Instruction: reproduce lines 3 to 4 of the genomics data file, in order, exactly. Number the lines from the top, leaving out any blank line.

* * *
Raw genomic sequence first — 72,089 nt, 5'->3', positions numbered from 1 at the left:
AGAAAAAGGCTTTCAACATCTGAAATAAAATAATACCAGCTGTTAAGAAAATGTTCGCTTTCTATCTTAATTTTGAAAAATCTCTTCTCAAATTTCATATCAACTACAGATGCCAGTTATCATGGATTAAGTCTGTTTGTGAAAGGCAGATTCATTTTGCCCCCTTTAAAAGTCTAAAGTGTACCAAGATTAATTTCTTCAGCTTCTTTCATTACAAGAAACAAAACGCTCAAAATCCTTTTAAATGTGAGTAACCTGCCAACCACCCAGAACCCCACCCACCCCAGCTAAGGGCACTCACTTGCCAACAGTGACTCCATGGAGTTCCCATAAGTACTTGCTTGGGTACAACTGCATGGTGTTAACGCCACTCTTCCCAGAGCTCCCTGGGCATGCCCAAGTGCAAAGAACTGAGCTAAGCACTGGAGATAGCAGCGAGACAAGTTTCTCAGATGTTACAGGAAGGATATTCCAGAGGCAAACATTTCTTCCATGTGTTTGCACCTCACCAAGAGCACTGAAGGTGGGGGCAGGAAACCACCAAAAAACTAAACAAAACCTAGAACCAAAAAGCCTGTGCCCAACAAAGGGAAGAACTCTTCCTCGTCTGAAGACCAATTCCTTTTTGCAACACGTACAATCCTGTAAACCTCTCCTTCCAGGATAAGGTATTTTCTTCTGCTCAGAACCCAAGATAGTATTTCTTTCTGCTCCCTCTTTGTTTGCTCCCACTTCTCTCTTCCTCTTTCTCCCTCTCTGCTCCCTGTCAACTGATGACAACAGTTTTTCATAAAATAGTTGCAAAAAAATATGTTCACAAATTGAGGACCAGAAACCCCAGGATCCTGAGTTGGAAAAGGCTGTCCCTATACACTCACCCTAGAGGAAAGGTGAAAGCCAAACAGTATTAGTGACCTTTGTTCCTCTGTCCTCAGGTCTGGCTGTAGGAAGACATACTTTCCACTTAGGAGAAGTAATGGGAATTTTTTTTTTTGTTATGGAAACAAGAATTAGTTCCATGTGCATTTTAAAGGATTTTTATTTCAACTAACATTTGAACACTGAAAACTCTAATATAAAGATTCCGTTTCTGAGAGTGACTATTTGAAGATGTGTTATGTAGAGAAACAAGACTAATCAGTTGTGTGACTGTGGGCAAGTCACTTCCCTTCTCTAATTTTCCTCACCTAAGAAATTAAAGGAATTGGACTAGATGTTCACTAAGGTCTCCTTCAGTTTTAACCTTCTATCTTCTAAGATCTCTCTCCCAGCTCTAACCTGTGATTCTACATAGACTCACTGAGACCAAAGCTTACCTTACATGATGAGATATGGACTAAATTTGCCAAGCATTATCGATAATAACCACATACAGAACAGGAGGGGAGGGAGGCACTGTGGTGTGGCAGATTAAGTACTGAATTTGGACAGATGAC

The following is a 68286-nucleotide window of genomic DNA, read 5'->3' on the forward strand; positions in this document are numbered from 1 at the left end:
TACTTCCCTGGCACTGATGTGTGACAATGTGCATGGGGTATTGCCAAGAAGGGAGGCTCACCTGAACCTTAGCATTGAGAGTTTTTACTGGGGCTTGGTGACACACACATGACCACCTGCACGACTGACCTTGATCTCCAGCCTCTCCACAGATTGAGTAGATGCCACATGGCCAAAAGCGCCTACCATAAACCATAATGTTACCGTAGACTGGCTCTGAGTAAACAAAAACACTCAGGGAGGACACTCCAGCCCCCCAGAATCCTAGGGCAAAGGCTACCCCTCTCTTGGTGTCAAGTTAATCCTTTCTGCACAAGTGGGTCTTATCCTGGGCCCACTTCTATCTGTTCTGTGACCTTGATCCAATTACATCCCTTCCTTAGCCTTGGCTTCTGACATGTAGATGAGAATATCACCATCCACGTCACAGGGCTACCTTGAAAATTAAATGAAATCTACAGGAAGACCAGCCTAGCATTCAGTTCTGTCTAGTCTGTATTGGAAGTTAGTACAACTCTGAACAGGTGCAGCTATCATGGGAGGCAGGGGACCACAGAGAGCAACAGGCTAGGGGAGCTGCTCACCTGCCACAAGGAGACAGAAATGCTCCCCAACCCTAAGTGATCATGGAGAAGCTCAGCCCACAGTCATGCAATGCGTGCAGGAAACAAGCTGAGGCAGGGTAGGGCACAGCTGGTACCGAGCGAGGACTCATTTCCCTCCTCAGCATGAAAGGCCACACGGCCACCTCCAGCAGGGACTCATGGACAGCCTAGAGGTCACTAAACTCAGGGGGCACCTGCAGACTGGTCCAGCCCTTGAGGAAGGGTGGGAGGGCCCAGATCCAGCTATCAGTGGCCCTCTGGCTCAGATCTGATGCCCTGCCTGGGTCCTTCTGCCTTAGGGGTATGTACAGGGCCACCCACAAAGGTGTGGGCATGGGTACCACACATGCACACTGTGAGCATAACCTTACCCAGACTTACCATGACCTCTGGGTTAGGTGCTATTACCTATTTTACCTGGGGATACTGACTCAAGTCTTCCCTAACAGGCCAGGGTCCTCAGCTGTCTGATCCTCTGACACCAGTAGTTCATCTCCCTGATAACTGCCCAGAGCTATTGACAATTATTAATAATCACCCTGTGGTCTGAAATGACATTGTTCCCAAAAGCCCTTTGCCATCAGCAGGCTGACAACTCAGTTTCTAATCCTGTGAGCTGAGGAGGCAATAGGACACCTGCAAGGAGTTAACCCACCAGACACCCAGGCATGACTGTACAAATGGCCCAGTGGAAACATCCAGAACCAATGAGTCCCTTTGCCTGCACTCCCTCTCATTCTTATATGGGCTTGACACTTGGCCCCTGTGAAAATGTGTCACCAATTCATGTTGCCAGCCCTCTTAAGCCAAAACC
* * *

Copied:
The following is a 68286-nucleotide window of genomic DNA, read 5'->3' on the forward strand; positions in this document are numbered from 1 at the left end:
TACTTCCCTGGCACTGATGTGTGACAATGTGCATGGGGTATTGCCAAGAAGGGAGGCTCACCTGAACCTTAGCATTGAGAGTTTTTACTGGGGCTTGGTGACACACACATGACCACCTGCACGACTGACCTTGATCTCCAGCCTCTCCACAGATTGAGTAGATGCCACATGGCCAAAAGCGCCTACCATAAACCATAATGTTACCGTAGACTGGCTCTGAGTAAACAAAAACACTCAGGGAGGACACTCCAGCCCCCCAGAATCCTAGGGCAAAGGCTACCCCTCTCTTGGTGTCAAGTTAATCCTTTCTGCACAAGTGGGTCTTATCCTGGGCCCACTTCTATCTGTTCTGTGACCTTGATCCAATTACATCCCTTCCTTAGCCTTGGCTTCTGACATGTAGATGAGAATATCACCATCCACGTCACAGGGCTACCTTGAAAATTAAATGAAATCTACAGGAAGACCAGCCTAGCATTCAGTTCTGTCTAGTCTGTATTGGAAGTTAGTACAACTCTGAACAGGTGCAGCTATCATGGGAGGCAGGGGACCACAGAGAGCAACAGGCTAGGGGAGCTGCTCACCTGCCACAAGGAGACAGAAATGCTCCCCAACCCTAAGTGATCATGGAGAAGCTCAGCCCACAGTCATGCAATGCGTGCAGGAAACAAGCTGAGGCAGGGTAGGGCACAGCTGGTACCGAGCGAGGACTCATTTCCCTCCTCAGCATGAAAGGCCACACGGCCACCTCCAGCAGGGACTCATGGACAGCCTAGAGGTCACTAAACTCAGGGGGCACCTGCAGACTGGTCCAGCCCTTGAGGAAGGGTGGGAGGGCCCAGATCCAGCTATCAGTGGCCCTCTGGCTCAGATCTGATGCCCTGCCTGGGTCCTTCTGCCTTAGGGGTATGTACAGGGCCACCCACAAAGGTGTGGGCATGGGTACCACACATGCACACTGTGAGCATAACCTTACCCAGACTTACCATGACCTCTGGGTTAGGTGCTATTACCTATTTTACCTGGGGATACTGACTCAAGTCTTCCCTAACAGGCCAGGGTCCTCAGCTGTCTGATCCTCTGACACCAGTAGTTCATCTCCCTGATAACTGCCCAGAGCTATTGACAATTATTAATAATCACCCTGTGGTCTGAAATGACATTGTTCCCAAAAGCCCTTTGCCATCAGCAGGCTGACAACTCAGTTTCTAATCCTGTGAGCTGAGGAGGCAATAGGACACCTGCAAGGAGTTAACCCACCAGACACCCAGGCATGACTGTACAAATGGCCCAGTGGAAACATCCAGAACCAATGAGTCCCTTTGCCTGCACTCCCTCTCATTCTTATATGGGCTTGACACTTGGCCCCTGTGAAAATGTGTCACCAATTCATGTTGCCAGCCCTCTTAAGCCAAAACC